A few months ago we began a series of posts on this blog where we explained how you can train an Artificial Intelligence (AI) to eventually win certain games. If this subject intrests you, we invite you to watch our webinars “Dominate classic videogames with OpenAI and Machine Learning” where we explain everything you need to know about OpenAI Gym, from its installation to its functions, as well as showing examples with Python and simple techniques of Reinforcement Learning (RL). It was two-part series that began on April 24 and concluded on May 29.
Before moving forwards with these two episodes, we encourage you to read the following posts (in Spanish):
- Part 1. Cómo entrenar a tu Inteligencia Artificial jugando a videojuegos, preparando la “rejilla de juegos”
- Part 2. Cómo entrenar a tu Inteligencia Artificial jugando a videojuegos, observando el entorno
- Part 3. Cómo entrenar a tu Inteligencia Artificial jugando a videojuegos, resolviendo CartPole con Random Search
- Part 4. Cómo entrenar a tu Inteligencia Artificial jugando a videojuegos. Aprende Q-Learning con el juego “Taxi”, parte 1 de 2
- Part 5. Cómo entrenar a tu Inteligencia Artificial jugando videojuegos. Aprende Q-Learning con el juego “Taxi”, parte 2 de 2
In these posts, you can find an introduction to OpenAI and its Universe and Gym libraries, and then you can develop simple solutions for well-known environments such as CartPole and Taxi. These articles will help you to install the environment and the necessary libraries, as well as establishing the foundations that will help you in the following posts.
In this new series, we’ll continue with OpenAI but this time we’re going to take on bigger challenges, with regards to the complexity of the game and the design of the AI agent (using Reinforcement Learning techniques). Our aim is to offer an introduction to the training of an AI that is capable of taking on these harder videogame environments by following a strategy of trial and error.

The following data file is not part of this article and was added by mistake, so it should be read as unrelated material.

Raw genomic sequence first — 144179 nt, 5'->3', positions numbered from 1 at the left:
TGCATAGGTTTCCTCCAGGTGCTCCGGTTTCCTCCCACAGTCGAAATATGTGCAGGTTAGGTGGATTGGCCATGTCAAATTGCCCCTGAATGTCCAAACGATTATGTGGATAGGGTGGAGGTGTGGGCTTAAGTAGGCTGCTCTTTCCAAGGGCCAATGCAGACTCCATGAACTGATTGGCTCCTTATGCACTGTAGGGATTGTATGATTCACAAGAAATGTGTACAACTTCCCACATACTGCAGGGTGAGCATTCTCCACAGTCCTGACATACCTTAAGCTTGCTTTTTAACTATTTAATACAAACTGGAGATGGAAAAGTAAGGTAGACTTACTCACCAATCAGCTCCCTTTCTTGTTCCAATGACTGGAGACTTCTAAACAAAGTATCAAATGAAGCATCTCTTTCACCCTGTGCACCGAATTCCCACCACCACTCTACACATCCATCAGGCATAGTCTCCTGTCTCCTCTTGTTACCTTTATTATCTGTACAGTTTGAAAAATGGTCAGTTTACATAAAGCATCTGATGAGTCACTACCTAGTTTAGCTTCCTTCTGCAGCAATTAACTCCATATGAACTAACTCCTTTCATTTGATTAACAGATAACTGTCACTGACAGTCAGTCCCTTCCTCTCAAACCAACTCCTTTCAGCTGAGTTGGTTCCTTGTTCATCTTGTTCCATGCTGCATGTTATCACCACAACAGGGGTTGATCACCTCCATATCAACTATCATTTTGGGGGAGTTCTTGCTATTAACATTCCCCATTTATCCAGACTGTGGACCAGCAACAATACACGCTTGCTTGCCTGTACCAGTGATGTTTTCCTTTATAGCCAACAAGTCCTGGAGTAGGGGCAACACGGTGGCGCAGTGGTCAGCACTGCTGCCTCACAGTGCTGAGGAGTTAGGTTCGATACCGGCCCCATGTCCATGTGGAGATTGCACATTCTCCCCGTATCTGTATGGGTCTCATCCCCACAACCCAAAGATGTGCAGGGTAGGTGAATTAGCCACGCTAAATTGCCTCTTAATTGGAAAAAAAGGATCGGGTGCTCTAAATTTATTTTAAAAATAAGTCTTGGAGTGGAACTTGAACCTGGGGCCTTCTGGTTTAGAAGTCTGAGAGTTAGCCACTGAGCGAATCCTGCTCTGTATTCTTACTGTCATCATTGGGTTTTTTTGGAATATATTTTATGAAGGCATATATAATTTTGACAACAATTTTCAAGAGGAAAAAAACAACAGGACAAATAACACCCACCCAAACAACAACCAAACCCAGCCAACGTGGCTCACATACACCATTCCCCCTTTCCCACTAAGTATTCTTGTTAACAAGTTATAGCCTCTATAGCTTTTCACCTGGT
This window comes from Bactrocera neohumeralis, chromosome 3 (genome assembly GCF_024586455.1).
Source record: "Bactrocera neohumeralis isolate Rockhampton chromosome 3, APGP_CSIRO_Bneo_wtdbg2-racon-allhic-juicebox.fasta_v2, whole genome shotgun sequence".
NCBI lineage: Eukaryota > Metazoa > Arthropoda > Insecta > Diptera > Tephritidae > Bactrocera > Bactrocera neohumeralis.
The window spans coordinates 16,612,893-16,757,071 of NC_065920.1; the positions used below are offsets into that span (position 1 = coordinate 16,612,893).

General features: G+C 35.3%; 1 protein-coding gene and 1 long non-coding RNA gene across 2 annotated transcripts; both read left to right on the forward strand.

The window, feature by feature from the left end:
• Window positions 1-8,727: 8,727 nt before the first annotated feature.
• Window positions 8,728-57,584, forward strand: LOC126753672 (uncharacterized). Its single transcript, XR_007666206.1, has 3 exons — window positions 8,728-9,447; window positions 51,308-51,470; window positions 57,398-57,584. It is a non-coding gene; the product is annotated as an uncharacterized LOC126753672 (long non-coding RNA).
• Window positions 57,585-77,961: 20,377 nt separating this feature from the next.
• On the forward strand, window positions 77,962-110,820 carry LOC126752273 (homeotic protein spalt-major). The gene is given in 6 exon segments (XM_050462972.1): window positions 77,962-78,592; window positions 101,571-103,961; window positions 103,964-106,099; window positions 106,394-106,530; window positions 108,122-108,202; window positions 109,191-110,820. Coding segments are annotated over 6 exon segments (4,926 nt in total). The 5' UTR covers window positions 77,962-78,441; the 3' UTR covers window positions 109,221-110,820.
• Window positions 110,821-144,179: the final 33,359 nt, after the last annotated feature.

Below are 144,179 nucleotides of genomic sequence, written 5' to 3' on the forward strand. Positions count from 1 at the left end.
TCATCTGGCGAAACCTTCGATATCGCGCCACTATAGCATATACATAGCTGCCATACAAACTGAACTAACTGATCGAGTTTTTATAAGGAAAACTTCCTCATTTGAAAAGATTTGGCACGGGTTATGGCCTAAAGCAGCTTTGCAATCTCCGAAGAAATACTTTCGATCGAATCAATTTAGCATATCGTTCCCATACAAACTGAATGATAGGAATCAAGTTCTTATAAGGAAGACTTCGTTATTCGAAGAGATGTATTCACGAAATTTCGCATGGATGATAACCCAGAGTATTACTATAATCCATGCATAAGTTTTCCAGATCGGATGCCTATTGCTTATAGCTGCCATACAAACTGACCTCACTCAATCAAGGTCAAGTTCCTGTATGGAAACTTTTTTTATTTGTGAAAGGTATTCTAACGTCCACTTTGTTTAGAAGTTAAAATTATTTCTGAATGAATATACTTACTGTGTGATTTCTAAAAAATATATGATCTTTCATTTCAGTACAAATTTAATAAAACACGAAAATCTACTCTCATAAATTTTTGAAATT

Our base for training will be Atari’s classic videogameBreakout, but the solutions that we develop can be extrapolated to other games with similar characteristic. Although we have increased the difficulty of the environment, we are going to need a platform that isn’t too complex. This simply means that there aren’t too many moving objects to analyze and that the sequence of movement is simple (left, right, shoot). Within these limitations we can include classics such as Space Invaders and Pac-Man.
These arcade games can be played on the Atari 2600 console, developed in 1977 and which ended up seeing successful sales for over a decade, and marked the teenage years of many of us. The simplicity of the game environments developed for this console has allowed these “worlds” to become platforms for the study and application of AI and Machine Learning techniques. This simplicity each frame of a game can be defined by its state in a relatively manageable observation space, with a limited amount of actions.
As mentioned earlier, the game we have decided to use for our Proof of Concept (PoC) is Breakout. This classic arcade game was created in 1976 by Nolan Bushnell and Steve Bristow but initially built by Steve Wozniak. The aim of the game is to break all the bricks that fill the upper half of the screen with a ball that bounces of your moveable paddle. The paddle can move to the left and right, within the game limits.
The player tries to bounce the ball back towards the bricks, destroying them one by one, and making sure that the ball doesn’t fall off the lower part of the screen (which causes you to lose a life). The game resets each time all the bricks have been destroyed or whrn the player loses all of the five lives they start with.
Thanks to the large number of supported environments, you can see the full list here, we will again use OpenAI and Gym. This time it will be supplied with screenshots from the game so that before we start, it can identify and locate the pixels of the screen that correspond to different elements of the game (such as the position of the ball, the paddle etc).
The Gym environment that we have used is called Breakout-v0 and has the following characteristics:
- An observation space (env.observation_space) that can be represented by a state of play. It is an array with dimensions (210, 169, 3) which represents the pixel values of an image in the game. The third dimension is reserved for the defined RGB values of each pixel for a 128 bit color palette.